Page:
I don't quite think the individuated Self is an illusion... the ego is. So the challenge is to let the Self express itself without the ego getting in the way ;-)

      > Also, I would guess that some people ARE best captured
      > by what they leave behind; is not the truer
      > Michelangelo found in the exquisite detail and passion
      > of the pieta than in how he interacted with his
      > barber? Or even what kind of love affairs he had?

      Do you really think you have more of Michelangelo in you because you've seen the Pieta' or the David than his Barber had in him from interacting with Michelangelo personally? Or his lovers? :-) But don't get me wrong... I didn't mean to put down concrete achievements. The Pieta certainly is a formidable legacy, as Plato's Republic, or van Gogh's Starry Night. But isn't van Gogh's concrete legacy enriched by his moving personality and life story?

      Cheers, B.

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    2. I think that "Anonymous" has a good point there, how does expressing oneself through the use of words to the surrounding is any different than expressing through drawings or you hammer and chisel?

      Delete
    3. I don't really disagree here. To me, the most important thing is that, however you express yourself, you invest yourself in it; you put yourself unreservedly into what you do. If this is through words, great; through touch, wonderful; through a facial expression, deep; through a book, fantastic; through a hammer and chisel, just as fantastic. My point is, no skill with the hammer and chisel can replace your true self expression.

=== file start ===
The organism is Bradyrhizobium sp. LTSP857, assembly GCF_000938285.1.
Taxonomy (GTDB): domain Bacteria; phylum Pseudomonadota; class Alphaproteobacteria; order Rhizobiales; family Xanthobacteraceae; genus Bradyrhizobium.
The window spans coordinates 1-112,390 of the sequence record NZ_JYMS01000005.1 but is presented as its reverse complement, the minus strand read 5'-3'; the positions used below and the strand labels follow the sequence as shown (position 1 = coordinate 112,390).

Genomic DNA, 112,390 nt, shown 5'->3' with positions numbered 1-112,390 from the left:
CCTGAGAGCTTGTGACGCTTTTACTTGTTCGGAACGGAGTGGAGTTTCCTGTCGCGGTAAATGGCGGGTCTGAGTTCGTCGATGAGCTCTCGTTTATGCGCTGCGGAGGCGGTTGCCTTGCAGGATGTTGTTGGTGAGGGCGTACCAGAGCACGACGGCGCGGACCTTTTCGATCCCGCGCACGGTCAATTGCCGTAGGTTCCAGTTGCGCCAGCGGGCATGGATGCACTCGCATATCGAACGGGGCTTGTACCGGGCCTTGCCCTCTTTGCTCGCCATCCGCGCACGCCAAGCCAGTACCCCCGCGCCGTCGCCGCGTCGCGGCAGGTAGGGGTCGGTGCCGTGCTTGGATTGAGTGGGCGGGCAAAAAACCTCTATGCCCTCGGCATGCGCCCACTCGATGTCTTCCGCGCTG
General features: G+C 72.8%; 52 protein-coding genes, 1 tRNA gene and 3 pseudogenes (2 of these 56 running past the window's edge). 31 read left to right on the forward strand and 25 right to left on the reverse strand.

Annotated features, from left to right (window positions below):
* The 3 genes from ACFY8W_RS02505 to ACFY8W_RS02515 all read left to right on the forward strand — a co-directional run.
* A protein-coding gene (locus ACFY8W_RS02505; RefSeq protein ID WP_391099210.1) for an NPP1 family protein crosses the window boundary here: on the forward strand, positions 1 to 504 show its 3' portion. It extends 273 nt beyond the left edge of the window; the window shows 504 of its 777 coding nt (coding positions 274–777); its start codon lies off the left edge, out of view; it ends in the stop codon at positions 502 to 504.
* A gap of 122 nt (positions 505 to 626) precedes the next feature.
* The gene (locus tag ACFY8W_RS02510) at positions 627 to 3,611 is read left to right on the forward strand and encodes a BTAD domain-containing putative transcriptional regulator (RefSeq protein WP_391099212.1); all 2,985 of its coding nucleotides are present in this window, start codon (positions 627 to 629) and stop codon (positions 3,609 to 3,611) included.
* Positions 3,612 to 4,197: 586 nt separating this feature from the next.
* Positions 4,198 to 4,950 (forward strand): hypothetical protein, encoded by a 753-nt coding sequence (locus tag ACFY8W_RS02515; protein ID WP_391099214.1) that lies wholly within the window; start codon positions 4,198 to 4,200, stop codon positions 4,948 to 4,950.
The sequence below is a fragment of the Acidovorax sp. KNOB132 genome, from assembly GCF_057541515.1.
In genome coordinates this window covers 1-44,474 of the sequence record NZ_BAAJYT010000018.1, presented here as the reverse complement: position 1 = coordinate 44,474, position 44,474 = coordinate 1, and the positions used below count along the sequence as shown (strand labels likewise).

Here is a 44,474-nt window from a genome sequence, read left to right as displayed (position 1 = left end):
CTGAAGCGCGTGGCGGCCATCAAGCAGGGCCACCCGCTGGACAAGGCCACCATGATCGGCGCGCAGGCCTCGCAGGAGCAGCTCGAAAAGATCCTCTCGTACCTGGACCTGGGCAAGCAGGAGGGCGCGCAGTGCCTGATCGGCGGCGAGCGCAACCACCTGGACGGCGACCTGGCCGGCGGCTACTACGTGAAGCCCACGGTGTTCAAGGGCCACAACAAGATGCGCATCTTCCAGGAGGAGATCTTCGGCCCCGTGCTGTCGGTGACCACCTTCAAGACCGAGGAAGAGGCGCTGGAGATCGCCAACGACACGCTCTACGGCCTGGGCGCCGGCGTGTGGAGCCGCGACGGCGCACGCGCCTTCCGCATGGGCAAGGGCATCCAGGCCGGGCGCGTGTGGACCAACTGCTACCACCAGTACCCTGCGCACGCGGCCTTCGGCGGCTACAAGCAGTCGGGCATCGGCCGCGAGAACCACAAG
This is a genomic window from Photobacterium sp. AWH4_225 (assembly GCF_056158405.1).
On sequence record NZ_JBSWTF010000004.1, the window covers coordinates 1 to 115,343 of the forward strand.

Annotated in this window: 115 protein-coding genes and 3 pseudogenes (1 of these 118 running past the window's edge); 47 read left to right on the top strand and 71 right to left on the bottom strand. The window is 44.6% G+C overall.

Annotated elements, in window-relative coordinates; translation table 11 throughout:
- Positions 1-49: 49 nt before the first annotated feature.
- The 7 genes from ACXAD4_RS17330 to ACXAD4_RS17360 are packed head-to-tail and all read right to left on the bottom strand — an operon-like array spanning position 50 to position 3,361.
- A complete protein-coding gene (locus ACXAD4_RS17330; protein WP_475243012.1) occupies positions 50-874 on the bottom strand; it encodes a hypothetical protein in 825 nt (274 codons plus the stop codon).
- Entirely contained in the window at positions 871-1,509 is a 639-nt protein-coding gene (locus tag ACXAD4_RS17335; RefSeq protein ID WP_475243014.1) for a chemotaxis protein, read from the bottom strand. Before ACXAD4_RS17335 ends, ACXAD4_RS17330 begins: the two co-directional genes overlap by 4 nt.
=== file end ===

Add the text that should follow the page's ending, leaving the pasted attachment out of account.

Well, anyway, my intent was to put "concrete achievements" in perspective, not to put them down. I still feel fulfilled for having written my books! :-)

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  3. This post and your thoughts greatly reflect mine when I first read "The Death of Ivan Ilych" by Leo Tolstoy many, many, many years ago. They were greatly amplified shortly thereafter when I took up reading Kierkegaard and lo, my desire to live a comfortable, rich life as some tycoon somewhere went out the window. Now, I am a has-been former leftie minister, but am I happy? Very much, and a lot more than if I had kept that monetary carrot hanging in front of my nose. Not to mention I think I am doing much more for the world blogging about the paranormal and exposing the flaws in skeptical reasoning now than if I had pursued my original goals.

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    Replies
    1. I was reading your comment and recognizing the feeling... I still derive meaning from my "day job", though my priorities are now much different than they were, say, 5 years ago. Then, ambition and status spoke loudly still. Now, what's important to me in my job is that I do something helpful to the world and which, at the same time, fulfills me in the sense of being an activity that motivates me to wake up in the morning. The rest, like promotion and what not, is secondary.

      Delete